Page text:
The California Constitution provides for superior and municipal courts, referred to as the state's "trial courts." Currently, the state and the counties pay for the operation of the trial courts. Recent changes in law require that the state pay for all future increases in operating costs, beginning on July 1, 1997.
Superior courts generally handle cases involving felonies, family law (for example, divorce cases), juvenile law, civil lawsuits involving more than $25,000, and appeals from municipal court decisions. Each of the state's counties has a superior court. Currently, there are 805 superior court judgeships.
Municipal courts generally handle misdemeanors and infractions and most civil lawsuits involving disputes of $25,000 or less. Counties are divided into municipal court districts based on population. Currently, there are 675 municipal court judgeships.
Current law requires trial courts to improve their operations in a variety of ways. For example, judges of either court may hear both superior and municipal court cases and staff can be shared between the superior and municipal courts within a county.
Trial Court Consolidation. This proposition, a constitutional amendment, permits superior and municipal courts within a county to consolidate their operations if approved by a majority of the superior court judges and a majority of municipal court judges in the county. If the judges approve consolidation of the courts, the municipal courts of the county would be abolished and all municipal court judges and employees would become superior court judges and employees.
A consolidated superior court would have jurisdiction in all matters that currently fall under the jurisdiction of either the superior or municipal courts. A consolidated superior court would have an appellate division to handle misdemeanors and infractions and most civil lawsuits involving disputes of $25,000 or less that are currently appealed from a municipal court to a superior court. The Legislature can change these amounts thereby changing the appeal jurisdiction.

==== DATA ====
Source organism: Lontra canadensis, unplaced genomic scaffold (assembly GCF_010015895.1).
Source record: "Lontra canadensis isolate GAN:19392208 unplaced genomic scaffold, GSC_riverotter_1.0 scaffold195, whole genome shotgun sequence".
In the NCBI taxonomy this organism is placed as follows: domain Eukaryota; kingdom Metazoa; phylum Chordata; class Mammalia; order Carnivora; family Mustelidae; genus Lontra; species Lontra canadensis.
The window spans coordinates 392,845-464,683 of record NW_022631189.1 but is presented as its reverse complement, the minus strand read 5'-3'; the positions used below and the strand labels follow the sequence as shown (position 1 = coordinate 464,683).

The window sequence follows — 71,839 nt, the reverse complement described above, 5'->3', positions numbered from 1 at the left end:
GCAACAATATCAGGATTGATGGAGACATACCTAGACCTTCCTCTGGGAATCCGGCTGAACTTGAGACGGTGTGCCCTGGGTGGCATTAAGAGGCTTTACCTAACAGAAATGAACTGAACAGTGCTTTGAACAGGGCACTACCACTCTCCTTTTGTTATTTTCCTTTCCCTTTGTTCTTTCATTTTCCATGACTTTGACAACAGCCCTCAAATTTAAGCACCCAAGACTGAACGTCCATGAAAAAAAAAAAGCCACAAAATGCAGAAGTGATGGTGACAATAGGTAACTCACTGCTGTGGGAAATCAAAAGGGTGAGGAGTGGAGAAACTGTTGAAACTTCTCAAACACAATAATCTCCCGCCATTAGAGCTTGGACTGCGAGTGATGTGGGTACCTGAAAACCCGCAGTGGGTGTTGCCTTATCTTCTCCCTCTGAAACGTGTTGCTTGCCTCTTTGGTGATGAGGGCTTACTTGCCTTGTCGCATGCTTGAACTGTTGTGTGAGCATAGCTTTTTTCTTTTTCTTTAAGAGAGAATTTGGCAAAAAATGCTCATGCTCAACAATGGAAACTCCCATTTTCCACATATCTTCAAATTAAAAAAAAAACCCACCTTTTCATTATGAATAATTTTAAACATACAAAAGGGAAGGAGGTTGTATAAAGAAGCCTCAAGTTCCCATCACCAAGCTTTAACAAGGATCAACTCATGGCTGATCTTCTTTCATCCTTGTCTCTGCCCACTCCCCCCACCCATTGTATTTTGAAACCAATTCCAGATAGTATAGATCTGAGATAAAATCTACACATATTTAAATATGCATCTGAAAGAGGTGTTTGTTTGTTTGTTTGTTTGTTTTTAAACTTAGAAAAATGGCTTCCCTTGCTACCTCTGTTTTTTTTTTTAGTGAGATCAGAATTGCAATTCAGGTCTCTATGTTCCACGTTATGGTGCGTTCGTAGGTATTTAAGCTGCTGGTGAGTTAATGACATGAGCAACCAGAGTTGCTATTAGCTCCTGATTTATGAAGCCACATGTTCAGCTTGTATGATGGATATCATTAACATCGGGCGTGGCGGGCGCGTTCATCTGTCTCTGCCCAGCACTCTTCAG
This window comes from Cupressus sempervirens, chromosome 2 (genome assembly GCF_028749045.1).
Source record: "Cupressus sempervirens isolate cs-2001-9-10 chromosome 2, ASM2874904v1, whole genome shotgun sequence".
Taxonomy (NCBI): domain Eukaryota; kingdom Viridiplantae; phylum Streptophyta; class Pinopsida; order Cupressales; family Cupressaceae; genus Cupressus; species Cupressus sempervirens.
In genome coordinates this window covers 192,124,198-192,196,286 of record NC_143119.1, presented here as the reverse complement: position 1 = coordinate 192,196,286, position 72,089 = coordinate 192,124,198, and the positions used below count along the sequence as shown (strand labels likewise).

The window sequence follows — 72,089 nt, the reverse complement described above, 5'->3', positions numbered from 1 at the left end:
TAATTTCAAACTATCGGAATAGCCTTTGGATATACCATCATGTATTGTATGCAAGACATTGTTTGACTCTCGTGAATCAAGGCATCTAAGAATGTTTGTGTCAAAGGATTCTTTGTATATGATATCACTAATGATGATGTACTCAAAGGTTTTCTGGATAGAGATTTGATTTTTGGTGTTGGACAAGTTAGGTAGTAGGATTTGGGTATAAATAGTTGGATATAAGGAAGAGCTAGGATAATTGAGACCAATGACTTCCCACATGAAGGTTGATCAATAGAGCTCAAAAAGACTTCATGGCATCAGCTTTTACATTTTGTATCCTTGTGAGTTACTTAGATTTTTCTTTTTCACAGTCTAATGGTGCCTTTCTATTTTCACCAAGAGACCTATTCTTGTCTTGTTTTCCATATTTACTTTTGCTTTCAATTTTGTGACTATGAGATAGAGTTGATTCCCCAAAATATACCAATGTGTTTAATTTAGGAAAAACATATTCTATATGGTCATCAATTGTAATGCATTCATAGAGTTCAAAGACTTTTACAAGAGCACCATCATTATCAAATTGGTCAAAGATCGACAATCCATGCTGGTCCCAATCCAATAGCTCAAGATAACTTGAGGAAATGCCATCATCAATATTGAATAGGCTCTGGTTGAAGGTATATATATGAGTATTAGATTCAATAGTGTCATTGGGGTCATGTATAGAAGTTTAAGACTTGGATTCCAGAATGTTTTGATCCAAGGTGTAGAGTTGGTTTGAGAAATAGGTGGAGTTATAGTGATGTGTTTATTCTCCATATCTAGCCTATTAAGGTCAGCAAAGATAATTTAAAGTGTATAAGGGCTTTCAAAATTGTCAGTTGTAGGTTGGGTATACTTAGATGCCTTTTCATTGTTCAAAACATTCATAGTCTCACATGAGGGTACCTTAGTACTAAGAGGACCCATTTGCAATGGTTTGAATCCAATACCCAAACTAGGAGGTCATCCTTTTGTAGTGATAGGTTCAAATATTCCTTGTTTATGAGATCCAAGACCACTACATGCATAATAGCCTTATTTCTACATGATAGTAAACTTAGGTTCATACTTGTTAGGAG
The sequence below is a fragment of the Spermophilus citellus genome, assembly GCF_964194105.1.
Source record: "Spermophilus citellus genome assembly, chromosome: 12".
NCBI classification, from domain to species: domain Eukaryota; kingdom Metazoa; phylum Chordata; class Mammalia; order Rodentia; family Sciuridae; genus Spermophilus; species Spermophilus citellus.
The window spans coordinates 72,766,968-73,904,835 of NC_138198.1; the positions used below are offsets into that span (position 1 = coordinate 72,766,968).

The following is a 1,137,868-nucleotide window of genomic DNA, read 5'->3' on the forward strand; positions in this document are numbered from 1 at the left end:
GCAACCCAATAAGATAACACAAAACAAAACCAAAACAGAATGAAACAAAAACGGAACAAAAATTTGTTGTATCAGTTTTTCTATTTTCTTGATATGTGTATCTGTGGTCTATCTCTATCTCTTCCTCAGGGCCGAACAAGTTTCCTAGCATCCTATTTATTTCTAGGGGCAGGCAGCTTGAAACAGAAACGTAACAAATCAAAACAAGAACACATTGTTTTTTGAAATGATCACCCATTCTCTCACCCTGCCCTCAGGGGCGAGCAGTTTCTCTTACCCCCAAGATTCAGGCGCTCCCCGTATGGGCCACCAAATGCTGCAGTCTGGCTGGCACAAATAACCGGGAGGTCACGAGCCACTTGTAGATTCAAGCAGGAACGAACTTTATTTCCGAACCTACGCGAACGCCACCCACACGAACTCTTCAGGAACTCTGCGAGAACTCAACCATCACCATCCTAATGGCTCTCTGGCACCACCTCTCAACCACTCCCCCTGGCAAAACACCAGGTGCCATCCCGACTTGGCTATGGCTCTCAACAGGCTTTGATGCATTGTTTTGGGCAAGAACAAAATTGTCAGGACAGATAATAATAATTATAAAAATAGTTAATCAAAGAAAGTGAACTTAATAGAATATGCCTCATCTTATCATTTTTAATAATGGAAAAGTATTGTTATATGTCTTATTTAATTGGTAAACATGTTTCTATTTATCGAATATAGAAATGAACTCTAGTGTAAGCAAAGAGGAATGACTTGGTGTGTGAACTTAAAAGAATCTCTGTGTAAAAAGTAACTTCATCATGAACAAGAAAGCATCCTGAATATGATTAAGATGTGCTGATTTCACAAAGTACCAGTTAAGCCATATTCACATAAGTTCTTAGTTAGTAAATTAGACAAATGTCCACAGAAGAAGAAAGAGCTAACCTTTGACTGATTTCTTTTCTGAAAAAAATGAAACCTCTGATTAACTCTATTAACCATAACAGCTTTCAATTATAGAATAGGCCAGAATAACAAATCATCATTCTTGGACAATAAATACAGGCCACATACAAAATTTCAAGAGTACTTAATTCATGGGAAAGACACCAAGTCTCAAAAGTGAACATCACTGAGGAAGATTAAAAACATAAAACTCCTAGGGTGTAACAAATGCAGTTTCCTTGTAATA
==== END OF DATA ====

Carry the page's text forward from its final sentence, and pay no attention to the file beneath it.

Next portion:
Other Changes. The proposition makes a number of other related and conforming changes to the Constitution with respect to the minimum qualifications and election of judges in consolidated courts. In addition, the measure makes: (1) related and conforming changes to the membership of the Commission on Judicial Performance, which handles complaints against judges; and (2) related, conforming, and other minor changes to the membership and terms of the California Judicial Council, which oversees and administers the state's courts.
The fiscal impact of this measure on the state is unknown and would ultimately depend on the number of superior and municipal courts that choose to consolidate. To the extent that most courts choose to consolidate, however, this measure would likely result in net savings to the state ranging in the millions to the tens of millions of dollars annually in the long term. The state could save money from greater efficiency and flexibility in the assignment of trial court judges, reductions in the need to create new judgeships in the future to handle increasing workload, improved management of court records, and reductions in general court administrative costs. At the same time, however, courts that choose to consolidate would result in additional state costs from increasing the salaries and benefits of municipal court judges and employees to the levels of superior court judges and employees. These additional costs would partially offset the savings.
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